Mayor Nutter with Juntos member Maria Elena Cardenas in City Hall, a mother of two who had just lost her husband Pablo to a deportation just days before.
Mayor Nutter Prioritizes Politics Over Immigrant Communities
November 20th, 2015 will mark the one year anniversary of Obama’s announcement on immigration in which he created Deferred Action for Parents of American Citizens (DAPA). Despite the promise of relief from deportations for millions of families, the attack on immigrants continues. This last year has brought not only disappointment and continued deportations, but hate mongering from Presidential hopefuls that inspired anti-immigrant bills in Congress and in Harrisburg. In Pennsylvania, we have also seen the prolonged, unjust and inhumane detention of families in the Berks Family Detention Center where infants have been detained as young as 11 days old with an unlawful license and Immigration and Customs Enforcement (ICE) continues to terrorize our communities in Philadelphia and across the state.
On Thursday, November 12th, the Nutter Administration held a closed door meeting with Philadelphia immigrant rights organizations, including the Philadelphia Family Unity Network, in regards to the City’s collaboration with ICE. The Administration announced that it intends to roll back the historic Executive Order limiting City interactions with ICE, passed on April 2014, by introducing provisions that re-establish these communications.
Members of the immigrant community, the Philadelphia Family Unity Network, the Shut Down Berks Coalition and allies will be holding a press conference Monday, November 16th at 11am at City Hall to address this latest development as well as the state and national anti-immigrant attacks.
We are heartbroken that the Nutter Administration wants to reverse this groundbreaking policy and once again use local law enforcement as an arm of the federal deportation system. The proposed changes will increase the number of deportations of Philadelphia residents and will erode the trust building begun between immigrant communities and local law enforcement since the Executive Order was signed and implemented. What community members will hear is that the administration has gone back on their word and that local law enforcement will once again serve as immigration agents. These proposed provisions also contradict our City’s values of honoring the dignity of each individual, redemption, second chances, and the ability of human beings to change, by subjecting Philadelphia residents to double punishment by deporting them after they have served their time. Mayor Nutter must listen to immigrant communities, advocates, and allies, and stand strong in his support for a policy that has made our communities safer.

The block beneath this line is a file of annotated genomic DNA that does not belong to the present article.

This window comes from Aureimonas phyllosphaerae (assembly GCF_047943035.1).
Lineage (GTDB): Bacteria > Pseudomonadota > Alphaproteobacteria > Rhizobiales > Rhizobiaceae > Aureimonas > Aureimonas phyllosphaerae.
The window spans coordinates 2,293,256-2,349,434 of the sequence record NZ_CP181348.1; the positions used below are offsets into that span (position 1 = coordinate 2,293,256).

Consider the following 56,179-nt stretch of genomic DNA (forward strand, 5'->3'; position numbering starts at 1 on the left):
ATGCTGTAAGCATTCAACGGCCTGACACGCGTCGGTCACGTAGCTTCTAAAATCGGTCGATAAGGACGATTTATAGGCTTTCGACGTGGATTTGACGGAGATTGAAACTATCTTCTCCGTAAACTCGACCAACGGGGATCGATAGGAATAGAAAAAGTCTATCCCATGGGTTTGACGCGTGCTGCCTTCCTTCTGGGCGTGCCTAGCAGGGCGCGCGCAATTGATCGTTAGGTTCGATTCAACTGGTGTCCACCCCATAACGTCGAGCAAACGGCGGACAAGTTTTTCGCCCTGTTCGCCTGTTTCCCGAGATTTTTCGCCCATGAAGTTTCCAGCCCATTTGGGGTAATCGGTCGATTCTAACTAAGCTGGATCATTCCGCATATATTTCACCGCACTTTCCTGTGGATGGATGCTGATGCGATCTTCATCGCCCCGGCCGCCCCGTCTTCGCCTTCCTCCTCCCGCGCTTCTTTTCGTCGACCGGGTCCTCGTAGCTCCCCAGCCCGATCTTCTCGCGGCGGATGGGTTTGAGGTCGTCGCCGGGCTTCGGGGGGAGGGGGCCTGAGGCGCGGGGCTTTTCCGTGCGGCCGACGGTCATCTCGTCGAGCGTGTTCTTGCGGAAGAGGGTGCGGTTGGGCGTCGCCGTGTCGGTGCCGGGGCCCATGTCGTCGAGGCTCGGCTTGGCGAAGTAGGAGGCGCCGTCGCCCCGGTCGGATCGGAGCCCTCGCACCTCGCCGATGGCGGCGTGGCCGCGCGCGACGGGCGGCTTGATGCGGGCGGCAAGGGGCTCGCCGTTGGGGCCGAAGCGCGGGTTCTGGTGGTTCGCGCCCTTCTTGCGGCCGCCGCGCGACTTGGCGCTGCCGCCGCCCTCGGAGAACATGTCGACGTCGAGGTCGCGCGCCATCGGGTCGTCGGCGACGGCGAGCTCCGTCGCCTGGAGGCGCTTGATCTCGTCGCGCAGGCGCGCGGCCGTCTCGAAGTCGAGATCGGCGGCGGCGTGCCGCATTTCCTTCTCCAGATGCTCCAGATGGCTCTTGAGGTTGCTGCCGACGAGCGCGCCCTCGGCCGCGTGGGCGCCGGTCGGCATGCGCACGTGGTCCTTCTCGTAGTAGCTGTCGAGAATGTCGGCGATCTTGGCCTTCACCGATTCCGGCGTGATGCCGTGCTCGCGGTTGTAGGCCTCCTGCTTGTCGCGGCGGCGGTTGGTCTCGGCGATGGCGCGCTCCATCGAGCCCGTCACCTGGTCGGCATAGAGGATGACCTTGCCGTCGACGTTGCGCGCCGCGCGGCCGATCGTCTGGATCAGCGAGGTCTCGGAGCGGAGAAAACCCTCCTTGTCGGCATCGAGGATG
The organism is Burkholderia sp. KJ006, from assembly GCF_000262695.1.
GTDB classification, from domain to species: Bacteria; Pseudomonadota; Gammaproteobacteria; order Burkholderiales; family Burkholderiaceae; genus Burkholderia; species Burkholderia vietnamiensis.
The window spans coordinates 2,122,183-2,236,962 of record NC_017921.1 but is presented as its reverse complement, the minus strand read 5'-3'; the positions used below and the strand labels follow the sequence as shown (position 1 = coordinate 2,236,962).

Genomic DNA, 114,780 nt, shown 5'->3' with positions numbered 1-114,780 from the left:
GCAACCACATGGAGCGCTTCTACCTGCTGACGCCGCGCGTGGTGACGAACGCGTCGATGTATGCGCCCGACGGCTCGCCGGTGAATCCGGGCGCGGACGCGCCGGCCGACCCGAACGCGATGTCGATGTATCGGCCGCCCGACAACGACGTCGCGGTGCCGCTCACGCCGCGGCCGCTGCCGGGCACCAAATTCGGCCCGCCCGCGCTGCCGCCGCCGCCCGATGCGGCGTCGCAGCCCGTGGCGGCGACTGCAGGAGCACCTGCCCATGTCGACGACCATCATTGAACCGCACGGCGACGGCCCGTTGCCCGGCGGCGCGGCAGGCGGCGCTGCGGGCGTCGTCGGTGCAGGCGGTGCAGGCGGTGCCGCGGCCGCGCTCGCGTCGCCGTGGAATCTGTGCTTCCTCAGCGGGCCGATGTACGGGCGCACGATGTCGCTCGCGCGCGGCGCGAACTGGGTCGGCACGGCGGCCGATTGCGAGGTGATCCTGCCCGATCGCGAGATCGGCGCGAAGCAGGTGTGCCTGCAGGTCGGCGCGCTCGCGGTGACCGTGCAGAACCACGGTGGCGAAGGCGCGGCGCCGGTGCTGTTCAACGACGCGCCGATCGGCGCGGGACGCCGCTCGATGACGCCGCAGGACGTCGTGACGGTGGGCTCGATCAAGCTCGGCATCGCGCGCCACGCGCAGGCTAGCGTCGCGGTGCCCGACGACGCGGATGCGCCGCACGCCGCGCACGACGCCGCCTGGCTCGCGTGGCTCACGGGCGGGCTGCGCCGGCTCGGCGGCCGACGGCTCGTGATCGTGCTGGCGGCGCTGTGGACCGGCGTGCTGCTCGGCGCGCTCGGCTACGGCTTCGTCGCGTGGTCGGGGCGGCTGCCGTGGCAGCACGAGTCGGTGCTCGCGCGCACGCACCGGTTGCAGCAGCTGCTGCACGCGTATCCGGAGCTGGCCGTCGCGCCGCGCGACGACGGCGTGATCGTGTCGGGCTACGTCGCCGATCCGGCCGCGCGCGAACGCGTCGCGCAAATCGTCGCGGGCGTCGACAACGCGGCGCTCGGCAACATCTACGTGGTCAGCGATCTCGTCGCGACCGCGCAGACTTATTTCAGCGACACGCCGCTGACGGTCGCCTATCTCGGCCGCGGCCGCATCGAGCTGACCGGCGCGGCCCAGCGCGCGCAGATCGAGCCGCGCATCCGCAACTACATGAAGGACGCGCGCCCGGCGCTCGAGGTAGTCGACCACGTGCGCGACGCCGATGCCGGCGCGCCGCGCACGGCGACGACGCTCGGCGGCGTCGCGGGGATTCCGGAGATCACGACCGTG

Only seven months ago, Nutter stood with community in City Hall, and after listening to the story of Maria Elena Cardenas, a mother of two who had just lost her husband Pablo to a deportation just days before, said, “I can’t imagine that a real elected official, someone who really believes in public service, would think that it was good policy to rip a family apart. Somehow, some way, at least to me, that appears to be completely in contradiction to this great country that we all love called the United States of America. We still have work to do.”
A month later the city made it clear it had no intention of resuming cooperation with ICE requests. In an interview with the LA Times, City Managing Director Richard Negrin said, “The broader Latino community loses confidence when they see us treating new Philadelphians that way, I think it makes us less safe (to cooperate with ICE), to be honest.”
We need public officials at the local, state and national level that will take a stand against hate toward immigrants and towards people of color. We must stand together to stop the criminalization, detention and deportation of our communities.